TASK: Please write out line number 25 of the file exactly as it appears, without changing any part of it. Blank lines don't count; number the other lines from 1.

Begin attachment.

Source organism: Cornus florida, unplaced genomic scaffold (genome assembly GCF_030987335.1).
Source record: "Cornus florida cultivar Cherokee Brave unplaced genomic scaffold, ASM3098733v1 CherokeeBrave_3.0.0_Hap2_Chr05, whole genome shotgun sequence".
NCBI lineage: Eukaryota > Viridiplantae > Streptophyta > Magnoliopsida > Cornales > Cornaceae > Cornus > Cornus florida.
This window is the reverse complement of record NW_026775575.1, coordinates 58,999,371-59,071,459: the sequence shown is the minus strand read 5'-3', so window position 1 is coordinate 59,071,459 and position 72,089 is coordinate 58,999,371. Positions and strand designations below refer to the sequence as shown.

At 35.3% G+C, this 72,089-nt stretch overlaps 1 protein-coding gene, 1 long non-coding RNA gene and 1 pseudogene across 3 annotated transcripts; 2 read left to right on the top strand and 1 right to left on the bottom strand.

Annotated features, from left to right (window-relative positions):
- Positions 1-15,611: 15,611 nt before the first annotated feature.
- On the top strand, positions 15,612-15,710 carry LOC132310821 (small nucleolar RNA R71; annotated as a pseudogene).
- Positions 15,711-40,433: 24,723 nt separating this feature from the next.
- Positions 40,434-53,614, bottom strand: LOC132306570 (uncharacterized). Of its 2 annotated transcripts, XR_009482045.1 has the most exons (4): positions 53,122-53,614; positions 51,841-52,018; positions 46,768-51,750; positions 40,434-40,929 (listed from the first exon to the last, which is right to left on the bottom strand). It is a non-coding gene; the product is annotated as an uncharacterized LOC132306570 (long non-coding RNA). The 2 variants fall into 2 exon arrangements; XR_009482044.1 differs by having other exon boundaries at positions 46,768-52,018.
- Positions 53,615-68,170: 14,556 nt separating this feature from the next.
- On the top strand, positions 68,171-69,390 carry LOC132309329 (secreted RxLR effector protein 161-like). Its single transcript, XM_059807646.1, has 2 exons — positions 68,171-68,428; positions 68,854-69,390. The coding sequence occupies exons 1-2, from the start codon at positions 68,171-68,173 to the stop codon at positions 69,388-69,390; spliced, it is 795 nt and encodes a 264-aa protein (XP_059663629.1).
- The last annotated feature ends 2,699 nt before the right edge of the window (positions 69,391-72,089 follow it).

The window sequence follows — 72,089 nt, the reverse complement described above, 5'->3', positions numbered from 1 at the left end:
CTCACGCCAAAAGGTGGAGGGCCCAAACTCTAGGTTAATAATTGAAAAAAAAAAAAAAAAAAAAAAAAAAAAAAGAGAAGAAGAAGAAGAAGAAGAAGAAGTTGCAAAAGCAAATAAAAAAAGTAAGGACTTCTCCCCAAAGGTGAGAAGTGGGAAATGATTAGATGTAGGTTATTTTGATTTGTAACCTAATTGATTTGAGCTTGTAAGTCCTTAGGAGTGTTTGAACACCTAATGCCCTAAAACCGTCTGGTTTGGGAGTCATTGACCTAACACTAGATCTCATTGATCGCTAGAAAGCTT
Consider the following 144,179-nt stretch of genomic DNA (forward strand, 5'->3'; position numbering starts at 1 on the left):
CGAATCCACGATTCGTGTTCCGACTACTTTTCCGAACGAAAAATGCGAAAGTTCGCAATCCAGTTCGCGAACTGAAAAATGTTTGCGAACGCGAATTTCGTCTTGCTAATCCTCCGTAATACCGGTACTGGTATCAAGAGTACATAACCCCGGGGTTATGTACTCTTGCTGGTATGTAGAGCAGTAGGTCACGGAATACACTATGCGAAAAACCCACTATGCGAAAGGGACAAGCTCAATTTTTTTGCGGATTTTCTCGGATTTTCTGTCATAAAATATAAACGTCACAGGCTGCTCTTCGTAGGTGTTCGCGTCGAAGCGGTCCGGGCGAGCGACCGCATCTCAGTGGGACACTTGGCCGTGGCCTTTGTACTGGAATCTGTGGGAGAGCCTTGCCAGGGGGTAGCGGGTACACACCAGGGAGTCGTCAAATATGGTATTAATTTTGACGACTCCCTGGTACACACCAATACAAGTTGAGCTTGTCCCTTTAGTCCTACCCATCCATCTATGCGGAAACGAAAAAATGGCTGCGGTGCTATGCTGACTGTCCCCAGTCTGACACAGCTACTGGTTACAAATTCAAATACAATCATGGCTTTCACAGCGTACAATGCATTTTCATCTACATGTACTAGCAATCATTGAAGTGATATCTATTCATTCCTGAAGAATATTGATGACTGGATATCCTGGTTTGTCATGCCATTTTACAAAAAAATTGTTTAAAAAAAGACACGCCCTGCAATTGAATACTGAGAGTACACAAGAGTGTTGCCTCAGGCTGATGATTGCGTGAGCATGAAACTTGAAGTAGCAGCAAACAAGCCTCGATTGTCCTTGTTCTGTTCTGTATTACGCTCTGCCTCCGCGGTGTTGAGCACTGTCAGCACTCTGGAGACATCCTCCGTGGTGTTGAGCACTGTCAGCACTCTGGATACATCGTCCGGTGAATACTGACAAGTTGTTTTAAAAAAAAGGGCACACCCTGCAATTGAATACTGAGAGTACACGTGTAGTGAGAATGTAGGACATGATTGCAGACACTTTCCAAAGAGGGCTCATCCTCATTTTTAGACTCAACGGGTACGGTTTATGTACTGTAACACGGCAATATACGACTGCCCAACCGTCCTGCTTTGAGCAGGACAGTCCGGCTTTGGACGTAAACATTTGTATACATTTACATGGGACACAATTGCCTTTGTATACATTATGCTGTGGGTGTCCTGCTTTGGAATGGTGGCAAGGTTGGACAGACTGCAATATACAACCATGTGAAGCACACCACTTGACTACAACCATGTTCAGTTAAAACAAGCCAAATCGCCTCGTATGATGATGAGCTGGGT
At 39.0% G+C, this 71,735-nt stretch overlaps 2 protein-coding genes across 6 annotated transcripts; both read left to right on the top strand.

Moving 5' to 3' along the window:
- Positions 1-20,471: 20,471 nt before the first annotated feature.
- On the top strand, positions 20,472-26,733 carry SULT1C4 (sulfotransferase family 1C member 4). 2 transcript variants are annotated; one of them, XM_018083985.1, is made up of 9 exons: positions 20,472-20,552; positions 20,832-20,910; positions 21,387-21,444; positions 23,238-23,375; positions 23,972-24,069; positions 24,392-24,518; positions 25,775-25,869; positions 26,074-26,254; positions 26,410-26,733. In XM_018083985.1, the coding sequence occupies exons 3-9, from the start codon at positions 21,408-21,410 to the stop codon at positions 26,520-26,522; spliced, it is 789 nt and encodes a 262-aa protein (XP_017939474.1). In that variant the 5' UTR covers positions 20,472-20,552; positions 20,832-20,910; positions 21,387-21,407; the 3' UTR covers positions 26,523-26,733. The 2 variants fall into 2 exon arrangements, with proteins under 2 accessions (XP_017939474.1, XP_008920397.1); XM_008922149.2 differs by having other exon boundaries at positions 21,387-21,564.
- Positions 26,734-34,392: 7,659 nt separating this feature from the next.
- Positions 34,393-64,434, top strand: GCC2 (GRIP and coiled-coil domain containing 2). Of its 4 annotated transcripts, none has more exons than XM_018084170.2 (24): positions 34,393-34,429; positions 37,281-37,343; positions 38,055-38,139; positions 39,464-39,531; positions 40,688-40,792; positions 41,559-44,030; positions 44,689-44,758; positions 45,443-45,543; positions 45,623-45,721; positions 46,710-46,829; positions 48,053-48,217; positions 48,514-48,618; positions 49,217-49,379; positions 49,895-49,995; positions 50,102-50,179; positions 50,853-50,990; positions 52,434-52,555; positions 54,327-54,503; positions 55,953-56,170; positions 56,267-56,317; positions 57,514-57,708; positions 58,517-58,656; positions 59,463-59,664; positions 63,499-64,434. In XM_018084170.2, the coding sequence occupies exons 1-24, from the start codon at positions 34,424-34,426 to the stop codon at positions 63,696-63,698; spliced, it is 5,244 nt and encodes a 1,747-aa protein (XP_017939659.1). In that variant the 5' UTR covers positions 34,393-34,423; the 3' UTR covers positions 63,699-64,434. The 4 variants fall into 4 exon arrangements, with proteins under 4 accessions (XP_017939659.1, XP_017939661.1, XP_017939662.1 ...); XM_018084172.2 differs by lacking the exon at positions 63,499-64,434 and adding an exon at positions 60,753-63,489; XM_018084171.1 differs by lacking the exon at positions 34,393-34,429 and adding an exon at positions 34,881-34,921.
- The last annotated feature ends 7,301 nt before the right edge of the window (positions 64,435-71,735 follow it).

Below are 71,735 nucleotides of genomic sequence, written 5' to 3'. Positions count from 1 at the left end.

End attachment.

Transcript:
Below are 71,735 nucleotides of genomic sequence, written 5' to 3'. Positions count from 1 at the left end.